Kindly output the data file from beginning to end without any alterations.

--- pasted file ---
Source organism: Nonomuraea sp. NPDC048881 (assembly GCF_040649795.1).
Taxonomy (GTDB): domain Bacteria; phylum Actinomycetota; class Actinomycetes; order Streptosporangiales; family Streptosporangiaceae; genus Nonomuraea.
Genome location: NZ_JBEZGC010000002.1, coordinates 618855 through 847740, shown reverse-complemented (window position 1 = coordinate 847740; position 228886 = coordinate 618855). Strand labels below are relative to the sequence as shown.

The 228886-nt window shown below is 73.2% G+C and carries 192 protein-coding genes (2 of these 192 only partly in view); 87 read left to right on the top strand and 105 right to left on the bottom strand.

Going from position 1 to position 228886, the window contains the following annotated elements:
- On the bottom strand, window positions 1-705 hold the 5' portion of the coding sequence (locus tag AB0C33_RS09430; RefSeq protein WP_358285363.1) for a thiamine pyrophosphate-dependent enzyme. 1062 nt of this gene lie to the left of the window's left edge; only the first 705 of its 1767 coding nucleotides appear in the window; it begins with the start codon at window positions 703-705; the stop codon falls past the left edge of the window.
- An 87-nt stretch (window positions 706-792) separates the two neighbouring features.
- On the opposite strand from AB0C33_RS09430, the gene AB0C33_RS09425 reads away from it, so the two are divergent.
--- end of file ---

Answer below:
Source organism: Nonomuraea sp. NPDC048881 (assembly GCF_040649795.1).
Taxonomy (GTDB): domain Bacteria; phylum Actinomycetota; class Actinomycetes; order Streptosporangiales; family Streptosporangiaceae; genus Nonomuraea.
Genome location: NZ_JBEZGC010000002.1, coordinates 618855 through 847740, shown reverse-complemented (window position 1 = coordinate 847740; position 228886 = coordinate 618855). Strand labels below are relative to the sequence as shown.

The 228886-nt window shown below is 73.2% G+C and carries 192 protein-coding genes (2 of these 192 only partly in view); 87 read left to right on the top strand and 105 right to left on the bottom strand.

Going from position 1 to position 228886, the window contains the following annotated elements:
- On the bottom strand, window positions 1-705 hold the 5' portion of the coding sequence (locus tag AB0C33_RS09430; RefSeq protein WP_358285363.1) for a thiamine pyrophosphate-dependent enzyme. 1062 nt of this gene lie to the left of the window's left edge; only the first 705 of its 1767 coding nucleotides appear in the window; it begins with the start codon at window positions 703-705; the stop codon falls past the left edge of the window.
- An 87-nt stretch (window positions 706-792) separates the two neighbouring features.
- On the opposite strand from AB0C33_RS09430, the gene AB0C33_RS09425 reads away from it, so the two are divergent.